Monday, October 25, 2010

One problem with being a well-known writer in Lusternia

Actually, it's more than just being a well-known, and much awarded, writer in Lusternia. To make matters worse, I'm also a guild leader in a bard's guild, a teacher, in fact, the head teacher.

So it's inevitable and frequent that people come to me with their writing and ask me to preview it. I never know how to proceed. Nine out of ten times what they want isn't really my thoughts on their writing but my adulation, but let's be fair: at least 50% of what I get is below average, by the definition of "average", but no one wants to be told they're one of that crowd. MUDs are for many people a game of wish fulfilment: no one plays the boring, untalented schlub, because that's not much fun and we all get too much of that in real life already.

Worse yet, once in a rare while, someone really wants to hear how they can improve, but you can never tell. That someone says they want that is almost no indication, because the vast majority of those who say that, even ones who think they mean it, are still hoping to hear how great their work was and will be crushed if it wasn't.

I really don't want to be spending a lot of my time reading other people's writing for the simple reason that there's just so much of it. I only have so much time and energy and focus to invest, and like everyone else, I need to be choosy about where to spend it, because I have other things I want to do with it besides reading (like, most obviously, writing). Unfortunately, there's no way to be available for the kind of teaching and helping people along that makes the game better for everyone, without also being put into the position of people expecting you to read their every utterance. There's no distinction between these different kinds of teaching.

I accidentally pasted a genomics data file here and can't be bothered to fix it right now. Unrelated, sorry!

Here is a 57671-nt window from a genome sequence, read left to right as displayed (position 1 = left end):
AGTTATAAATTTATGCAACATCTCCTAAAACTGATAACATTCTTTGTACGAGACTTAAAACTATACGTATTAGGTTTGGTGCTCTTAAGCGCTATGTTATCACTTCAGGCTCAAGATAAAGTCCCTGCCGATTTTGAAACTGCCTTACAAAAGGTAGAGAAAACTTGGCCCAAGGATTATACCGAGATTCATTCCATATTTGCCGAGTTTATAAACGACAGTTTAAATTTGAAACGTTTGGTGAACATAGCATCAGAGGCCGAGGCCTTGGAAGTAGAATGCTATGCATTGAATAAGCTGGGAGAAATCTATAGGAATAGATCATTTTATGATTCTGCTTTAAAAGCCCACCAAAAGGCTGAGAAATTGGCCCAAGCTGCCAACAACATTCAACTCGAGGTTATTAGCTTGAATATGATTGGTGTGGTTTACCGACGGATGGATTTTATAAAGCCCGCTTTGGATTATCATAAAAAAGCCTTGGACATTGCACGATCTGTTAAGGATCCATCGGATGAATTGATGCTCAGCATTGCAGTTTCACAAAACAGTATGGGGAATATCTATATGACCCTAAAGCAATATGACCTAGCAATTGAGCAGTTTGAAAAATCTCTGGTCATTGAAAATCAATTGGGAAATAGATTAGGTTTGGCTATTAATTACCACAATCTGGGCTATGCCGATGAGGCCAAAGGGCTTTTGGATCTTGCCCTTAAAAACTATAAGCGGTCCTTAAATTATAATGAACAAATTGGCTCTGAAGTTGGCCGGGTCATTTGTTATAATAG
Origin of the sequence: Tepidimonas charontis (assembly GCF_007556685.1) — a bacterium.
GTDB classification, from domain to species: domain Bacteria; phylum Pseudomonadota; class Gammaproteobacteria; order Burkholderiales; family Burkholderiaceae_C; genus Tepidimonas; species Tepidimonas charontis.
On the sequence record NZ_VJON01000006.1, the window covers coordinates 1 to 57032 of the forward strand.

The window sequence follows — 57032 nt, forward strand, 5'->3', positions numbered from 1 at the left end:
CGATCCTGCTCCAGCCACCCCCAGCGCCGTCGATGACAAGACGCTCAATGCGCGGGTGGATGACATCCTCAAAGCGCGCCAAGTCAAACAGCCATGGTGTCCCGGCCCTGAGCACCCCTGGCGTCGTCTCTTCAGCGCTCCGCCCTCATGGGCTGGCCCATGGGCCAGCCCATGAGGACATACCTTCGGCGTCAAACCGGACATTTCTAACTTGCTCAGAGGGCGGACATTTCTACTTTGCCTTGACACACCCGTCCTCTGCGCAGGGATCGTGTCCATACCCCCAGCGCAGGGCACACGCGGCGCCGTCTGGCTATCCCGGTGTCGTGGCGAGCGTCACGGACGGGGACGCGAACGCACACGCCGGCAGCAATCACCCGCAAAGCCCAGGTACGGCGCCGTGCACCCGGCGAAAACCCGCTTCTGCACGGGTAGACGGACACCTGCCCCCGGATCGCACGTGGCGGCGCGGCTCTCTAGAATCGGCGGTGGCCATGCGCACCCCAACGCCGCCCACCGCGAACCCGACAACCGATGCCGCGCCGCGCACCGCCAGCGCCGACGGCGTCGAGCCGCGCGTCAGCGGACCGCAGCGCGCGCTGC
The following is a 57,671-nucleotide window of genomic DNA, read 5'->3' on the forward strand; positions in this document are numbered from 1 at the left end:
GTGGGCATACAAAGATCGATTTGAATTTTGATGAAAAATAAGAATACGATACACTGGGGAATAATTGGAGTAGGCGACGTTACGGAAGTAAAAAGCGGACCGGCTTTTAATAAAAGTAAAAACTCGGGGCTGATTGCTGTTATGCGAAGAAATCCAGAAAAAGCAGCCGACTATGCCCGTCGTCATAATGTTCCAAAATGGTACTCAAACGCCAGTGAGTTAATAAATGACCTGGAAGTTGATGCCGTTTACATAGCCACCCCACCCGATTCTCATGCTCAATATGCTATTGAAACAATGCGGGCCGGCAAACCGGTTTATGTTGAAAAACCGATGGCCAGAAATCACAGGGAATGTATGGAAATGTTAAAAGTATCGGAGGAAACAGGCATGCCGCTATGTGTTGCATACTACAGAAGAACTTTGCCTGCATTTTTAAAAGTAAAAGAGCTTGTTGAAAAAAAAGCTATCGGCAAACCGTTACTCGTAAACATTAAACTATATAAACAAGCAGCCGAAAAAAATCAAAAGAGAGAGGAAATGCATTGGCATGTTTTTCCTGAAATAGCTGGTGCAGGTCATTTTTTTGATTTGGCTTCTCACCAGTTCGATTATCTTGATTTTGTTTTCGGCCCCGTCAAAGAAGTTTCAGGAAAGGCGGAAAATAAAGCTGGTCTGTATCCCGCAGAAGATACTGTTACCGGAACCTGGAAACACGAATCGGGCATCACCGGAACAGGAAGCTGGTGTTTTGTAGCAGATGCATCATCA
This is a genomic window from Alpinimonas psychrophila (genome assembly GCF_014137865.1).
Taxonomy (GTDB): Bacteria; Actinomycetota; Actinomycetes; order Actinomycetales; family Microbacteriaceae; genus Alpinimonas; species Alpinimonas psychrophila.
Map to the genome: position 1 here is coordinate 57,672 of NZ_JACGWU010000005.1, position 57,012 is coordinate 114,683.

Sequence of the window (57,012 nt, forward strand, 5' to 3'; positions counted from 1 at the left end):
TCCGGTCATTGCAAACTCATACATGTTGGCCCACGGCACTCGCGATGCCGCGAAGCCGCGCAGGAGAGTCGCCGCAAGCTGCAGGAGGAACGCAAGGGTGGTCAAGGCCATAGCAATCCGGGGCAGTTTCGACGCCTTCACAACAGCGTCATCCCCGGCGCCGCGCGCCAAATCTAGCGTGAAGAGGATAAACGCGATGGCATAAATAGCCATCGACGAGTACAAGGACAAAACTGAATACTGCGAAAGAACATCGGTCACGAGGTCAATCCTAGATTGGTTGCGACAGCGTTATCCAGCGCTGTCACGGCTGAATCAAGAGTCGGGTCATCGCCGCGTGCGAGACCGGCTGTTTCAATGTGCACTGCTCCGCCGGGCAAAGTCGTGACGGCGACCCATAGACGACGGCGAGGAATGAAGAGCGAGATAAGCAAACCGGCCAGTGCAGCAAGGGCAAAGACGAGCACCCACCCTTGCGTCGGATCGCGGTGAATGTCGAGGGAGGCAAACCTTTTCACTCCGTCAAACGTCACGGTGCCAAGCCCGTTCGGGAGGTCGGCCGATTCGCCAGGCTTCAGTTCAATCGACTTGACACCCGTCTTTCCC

And when it comes to art, even if I try to give someone advice, it usually gets me into yet another dispute. We have this culturally ingrained idea that the best art is all wholly spontaneous, "from the heart," and untouched by the mundanities of technique. People who are studying in college degree programs probably got over that before they joined, or are gotten over it quickly, or drop out; but people who just think it'd be fun to play a minstrel in a MUD often still subscribe to this romanticized notion. Certainly, you must avoid becoming so distracted by technique that you lose inspiration, but technique has its place. And when it comes to giving advice, I can't really say, "be more inspired," I have to suggest things about what they write. It's bad enough having to say (or more commonly, find ways to avoid saying) "this needs a lot of work" without also running into the fact that the only advice I can offer is something they will dismiss with platitudes.

I don't think there's any situation more agonizing than "what did you think of my poem?" when it was really awful. And every time someone wants me to read something, and it's someone whose work I haven't read before, I'm filled with dread that that's the situation I'm about to be in. Am I supposed to just say "it's great" every time, regardless, and thus make the question and answer meaningless? I don't see what else I can do. But I can't bring myself to do that. I hate to contribute to the idea that words don't have meanings. There's too much of that in the world already.

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